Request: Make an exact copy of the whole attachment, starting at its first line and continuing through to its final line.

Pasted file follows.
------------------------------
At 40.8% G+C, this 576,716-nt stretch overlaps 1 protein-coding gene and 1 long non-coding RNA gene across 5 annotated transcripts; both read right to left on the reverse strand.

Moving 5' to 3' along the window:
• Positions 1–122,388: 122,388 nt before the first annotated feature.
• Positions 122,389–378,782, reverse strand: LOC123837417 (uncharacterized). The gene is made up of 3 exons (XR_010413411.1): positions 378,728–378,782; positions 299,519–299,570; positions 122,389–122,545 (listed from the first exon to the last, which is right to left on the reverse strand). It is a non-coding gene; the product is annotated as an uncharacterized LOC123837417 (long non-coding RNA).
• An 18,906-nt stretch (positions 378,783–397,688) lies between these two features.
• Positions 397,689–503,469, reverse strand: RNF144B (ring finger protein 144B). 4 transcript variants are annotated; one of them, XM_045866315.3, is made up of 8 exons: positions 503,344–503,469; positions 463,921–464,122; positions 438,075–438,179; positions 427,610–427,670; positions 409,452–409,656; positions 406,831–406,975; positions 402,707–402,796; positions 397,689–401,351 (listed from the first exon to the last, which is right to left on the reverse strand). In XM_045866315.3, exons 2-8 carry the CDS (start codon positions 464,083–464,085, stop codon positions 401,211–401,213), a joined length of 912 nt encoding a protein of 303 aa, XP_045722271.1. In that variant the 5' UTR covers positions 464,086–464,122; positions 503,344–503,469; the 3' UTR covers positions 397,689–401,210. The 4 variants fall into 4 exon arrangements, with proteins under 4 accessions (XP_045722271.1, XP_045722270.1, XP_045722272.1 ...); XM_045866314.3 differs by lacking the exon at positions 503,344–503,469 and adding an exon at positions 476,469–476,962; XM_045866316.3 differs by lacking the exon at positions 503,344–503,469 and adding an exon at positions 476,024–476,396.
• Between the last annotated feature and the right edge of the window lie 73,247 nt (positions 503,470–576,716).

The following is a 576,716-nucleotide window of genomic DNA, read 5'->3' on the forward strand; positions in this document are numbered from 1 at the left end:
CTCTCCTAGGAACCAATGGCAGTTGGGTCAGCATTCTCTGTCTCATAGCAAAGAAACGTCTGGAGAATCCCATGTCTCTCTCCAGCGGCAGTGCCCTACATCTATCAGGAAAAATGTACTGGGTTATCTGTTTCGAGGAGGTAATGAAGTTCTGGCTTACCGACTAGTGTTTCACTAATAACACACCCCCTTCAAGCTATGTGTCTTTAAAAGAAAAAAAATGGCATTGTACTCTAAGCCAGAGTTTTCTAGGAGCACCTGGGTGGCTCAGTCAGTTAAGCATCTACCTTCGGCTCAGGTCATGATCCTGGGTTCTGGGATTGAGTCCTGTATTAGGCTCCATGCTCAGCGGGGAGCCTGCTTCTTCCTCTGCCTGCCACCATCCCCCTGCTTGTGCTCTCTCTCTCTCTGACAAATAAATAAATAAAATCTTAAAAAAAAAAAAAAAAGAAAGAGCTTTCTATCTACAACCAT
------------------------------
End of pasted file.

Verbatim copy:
At 40.8% G+C, this 576,716-nt stretch overlaps 1 protein-coding gene and 1 long non-coding RNA gene across 5 annotated transcripts; both read right to left on the reverse strand.

Moving 5' to 3' along the window:
• Positions 1–122,388: 122,388 nt before the first annotated feature.
• Positions 122,389–378,782, reverse strand: LOC123837417 (uncharacterized). The gene is made up of 3 exons (XR_010413411.1): positions 378,728–378,782; positions 299,519–299,570; positions 122,389–122,545 (listed from the first exon to the last, which is right to left on the reverse strand). It is a non-coding gene; the product is annotated as an uncharacterized LOC123837417 (long non-coding RNA).
• An 18,906-nt stretch (positions 378,783–397,688) lies between these two features.
• Positions 397,689–503,469, reverse strand: RNF144B (ring finger protein 144B). 4 transcript variants are annotated; one of them, XM_045866315.3, is made up of 8 exons: positions 503,344–503,469; positions 463,921–464,122; positions 438,075–438,179; positions 427,610–427,670; positions 409,452–409,656; positions 406,831–406,975; positions 402,707–402,796; positions 397,689–401,351 (listed from the first exon to the last, which is right to left on the reverse strand). In XM_045866315.3, exons 2-8 carry the CDS (start codon positions 464,083–464,085, stop codon positions 401,211–401,213), a joined length of 912 nt encoding a protein of 303 aa, XP_045722271.1. In that variant the 5' UTR covers positions 464,086–464,122; positions 503,344–503,469; the 3' UTR covers positions 397,689–401,210. The 4 variants fall into 4 exon arrangements, with proteins under 4 accessions (XP_045722271.1, XP_045722270.1, XP_045722272.1 ...); XM_045866314.3 differs by lacking the exon at positions 503,344–503,469 and adding an exon at positions 476,469–476,962; XM_045866316.3 differs by lacking the exon at positions 503,344–503,469 and adding an exon at positions 476,024–476,396.
• Between the last annotated feature and the right edge of the window lie 73,247 nt (positions 503,470–576,716).

The following is a 576,716-nucleotide window of genomic DNA, read 5'->3' on the forward strand; positions in this document are numbered from 1 at the left end:
CTCTCCTAGGAACCAATGGCAGTTGGGTCAGCATTCTCTGTCTCATAGCAAAGAAACGTCTGGAGAATCCCATGTCTCTCTCCAGCGGCAGTGCCCTACATCTATCAGGAAAAATGTACTGGGTTATCTGTTTCGAGGAGGTAATGAAGTTCTGGCTTACCGACTAGTGTTTCACTAATAACACACCCCCTTCAAGCTATGTGTCTTTAAAAGAAAAAAAATGGCATTGTACTCTAAGCCAGAGTTTTCTAGGAGCACCTGGGTGGCTCAGTCAGTTAAGCATCTACCTTCGGCTCAGGTCATGATCCTGGGTTCTGGGATTGAGTCCTGTATTAGGCTCCATGCTCAGCGGGGAGCCTGCTTCTTCCTCTGCCTGCCACCATCCCCCTGCTTGTGCTCTCTCTCTCTCTGACAAATAAATAAATAAAATCTTAAAAAAAAAAAAAAAAGAAAGAGCTTTCTATCTACAACCAT